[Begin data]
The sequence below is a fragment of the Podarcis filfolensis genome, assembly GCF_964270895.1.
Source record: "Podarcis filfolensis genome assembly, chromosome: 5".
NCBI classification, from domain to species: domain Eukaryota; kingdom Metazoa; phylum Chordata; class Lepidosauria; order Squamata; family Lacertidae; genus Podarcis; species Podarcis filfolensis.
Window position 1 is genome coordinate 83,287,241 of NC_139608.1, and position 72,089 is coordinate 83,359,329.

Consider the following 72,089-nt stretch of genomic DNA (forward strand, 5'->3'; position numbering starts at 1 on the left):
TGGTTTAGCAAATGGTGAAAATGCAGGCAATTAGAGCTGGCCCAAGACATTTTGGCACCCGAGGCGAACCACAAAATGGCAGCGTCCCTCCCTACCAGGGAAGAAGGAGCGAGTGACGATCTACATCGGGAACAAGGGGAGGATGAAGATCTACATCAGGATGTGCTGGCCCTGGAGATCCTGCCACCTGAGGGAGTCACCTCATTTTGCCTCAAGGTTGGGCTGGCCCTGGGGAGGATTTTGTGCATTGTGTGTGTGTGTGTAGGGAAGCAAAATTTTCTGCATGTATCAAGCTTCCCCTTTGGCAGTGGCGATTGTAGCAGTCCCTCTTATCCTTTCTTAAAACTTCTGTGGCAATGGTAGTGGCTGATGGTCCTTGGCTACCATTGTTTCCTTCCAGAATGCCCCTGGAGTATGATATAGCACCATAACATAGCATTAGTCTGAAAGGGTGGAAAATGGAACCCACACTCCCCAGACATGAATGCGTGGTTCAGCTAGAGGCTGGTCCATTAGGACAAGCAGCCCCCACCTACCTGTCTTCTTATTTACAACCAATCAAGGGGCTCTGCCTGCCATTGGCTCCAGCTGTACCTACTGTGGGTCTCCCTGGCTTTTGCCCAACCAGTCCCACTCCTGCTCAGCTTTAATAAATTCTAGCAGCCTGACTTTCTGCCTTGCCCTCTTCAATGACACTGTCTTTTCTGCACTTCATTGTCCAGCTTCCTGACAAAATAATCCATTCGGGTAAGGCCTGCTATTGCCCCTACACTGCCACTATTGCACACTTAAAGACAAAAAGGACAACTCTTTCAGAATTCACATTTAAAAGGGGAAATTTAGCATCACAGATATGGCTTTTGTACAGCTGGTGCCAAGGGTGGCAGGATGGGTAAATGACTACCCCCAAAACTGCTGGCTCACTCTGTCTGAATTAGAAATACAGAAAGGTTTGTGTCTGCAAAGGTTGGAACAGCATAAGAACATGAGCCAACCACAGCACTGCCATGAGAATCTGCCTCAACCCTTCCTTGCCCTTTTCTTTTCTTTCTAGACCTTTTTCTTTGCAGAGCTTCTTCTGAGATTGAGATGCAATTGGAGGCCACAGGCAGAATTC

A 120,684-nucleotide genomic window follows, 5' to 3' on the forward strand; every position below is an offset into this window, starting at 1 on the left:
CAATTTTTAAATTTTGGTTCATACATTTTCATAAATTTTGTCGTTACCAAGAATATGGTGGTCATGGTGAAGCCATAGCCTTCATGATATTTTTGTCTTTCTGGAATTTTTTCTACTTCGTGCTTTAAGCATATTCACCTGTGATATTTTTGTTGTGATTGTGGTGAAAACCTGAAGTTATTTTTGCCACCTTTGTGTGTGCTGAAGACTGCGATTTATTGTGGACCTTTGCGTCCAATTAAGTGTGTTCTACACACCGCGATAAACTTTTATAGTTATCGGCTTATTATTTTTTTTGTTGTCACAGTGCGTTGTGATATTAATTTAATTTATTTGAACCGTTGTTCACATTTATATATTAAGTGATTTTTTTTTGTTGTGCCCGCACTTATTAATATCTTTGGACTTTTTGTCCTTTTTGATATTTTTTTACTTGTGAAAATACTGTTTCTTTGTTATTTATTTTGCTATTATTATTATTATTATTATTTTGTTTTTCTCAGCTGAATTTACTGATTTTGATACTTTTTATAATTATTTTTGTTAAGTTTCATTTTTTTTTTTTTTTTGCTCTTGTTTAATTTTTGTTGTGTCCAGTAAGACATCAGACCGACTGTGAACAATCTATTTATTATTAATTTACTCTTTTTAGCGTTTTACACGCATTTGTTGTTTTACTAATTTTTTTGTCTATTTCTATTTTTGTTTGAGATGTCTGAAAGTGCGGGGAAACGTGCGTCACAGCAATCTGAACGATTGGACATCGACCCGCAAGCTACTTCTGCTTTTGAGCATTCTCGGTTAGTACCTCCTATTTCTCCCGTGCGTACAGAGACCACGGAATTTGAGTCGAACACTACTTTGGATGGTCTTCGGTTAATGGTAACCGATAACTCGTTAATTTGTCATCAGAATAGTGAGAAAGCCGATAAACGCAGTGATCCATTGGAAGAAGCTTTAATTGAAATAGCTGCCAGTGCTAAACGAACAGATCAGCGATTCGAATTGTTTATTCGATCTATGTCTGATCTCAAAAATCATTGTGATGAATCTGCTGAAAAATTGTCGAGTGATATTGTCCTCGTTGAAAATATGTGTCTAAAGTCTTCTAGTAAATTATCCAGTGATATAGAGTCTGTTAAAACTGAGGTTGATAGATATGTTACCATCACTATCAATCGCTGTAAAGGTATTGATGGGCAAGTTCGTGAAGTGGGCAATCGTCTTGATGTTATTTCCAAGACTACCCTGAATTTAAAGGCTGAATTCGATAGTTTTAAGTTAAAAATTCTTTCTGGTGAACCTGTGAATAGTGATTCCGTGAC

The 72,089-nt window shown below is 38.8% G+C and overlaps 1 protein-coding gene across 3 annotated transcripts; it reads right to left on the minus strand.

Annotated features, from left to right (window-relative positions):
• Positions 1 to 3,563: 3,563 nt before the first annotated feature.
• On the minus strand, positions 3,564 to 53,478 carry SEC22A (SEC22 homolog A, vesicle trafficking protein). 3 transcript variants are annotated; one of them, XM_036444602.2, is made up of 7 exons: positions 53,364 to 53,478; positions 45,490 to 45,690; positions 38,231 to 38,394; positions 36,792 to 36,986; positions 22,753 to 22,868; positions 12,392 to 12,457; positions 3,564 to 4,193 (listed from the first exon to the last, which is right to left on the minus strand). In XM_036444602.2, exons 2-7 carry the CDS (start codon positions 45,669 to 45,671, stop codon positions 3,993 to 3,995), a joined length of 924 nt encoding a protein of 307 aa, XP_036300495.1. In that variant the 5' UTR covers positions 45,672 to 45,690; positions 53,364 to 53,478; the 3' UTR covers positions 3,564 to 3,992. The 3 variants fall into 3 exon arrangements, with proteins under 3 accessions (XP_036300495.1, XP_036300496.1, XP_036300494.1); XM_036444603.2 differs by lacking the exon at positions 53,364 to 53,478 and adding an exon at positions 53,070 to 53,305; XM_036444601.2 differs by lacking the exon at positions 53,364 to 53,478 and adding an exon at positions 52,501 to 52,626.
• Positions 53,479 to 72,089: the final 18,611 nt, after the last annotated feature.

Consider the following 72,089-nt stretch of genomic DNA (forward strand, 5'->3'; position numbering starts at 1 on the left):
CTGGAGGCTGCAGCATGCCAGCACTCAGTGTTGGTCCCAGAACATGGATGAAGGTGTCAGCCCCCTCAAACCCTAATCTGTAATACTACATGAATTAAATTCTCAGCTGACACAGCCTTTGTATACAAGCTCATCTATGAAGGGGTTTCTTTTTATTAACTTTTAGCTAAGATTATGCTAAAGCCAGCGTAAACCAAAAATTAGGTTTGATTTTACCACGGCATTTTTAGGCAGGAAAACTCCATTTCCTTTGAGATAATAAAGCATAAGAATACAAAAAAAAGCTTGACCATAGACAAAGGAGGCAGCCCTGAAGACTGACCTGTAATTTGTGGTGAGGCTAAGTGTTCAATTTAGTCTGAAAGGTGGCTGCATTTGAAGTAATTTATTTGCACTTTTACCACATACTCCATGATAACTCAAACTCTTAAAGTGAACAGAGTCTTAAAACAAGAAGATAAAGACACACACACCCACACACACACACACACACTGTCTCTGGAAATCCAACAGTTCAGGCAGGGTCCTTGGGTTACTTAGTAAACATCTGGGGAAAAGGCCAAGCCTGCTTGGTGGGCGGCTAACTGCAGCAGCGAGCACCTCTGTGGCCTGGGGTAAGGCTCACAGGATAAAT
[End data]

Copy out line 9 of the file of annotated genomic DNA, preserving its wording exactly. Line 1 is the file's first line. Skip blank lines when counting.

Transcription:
The 72,089-nt window shown below is 38.8% G+C and overlaps 1 protein-coding gene across 3 annotated transcripts; it reads right to left on the minus strand.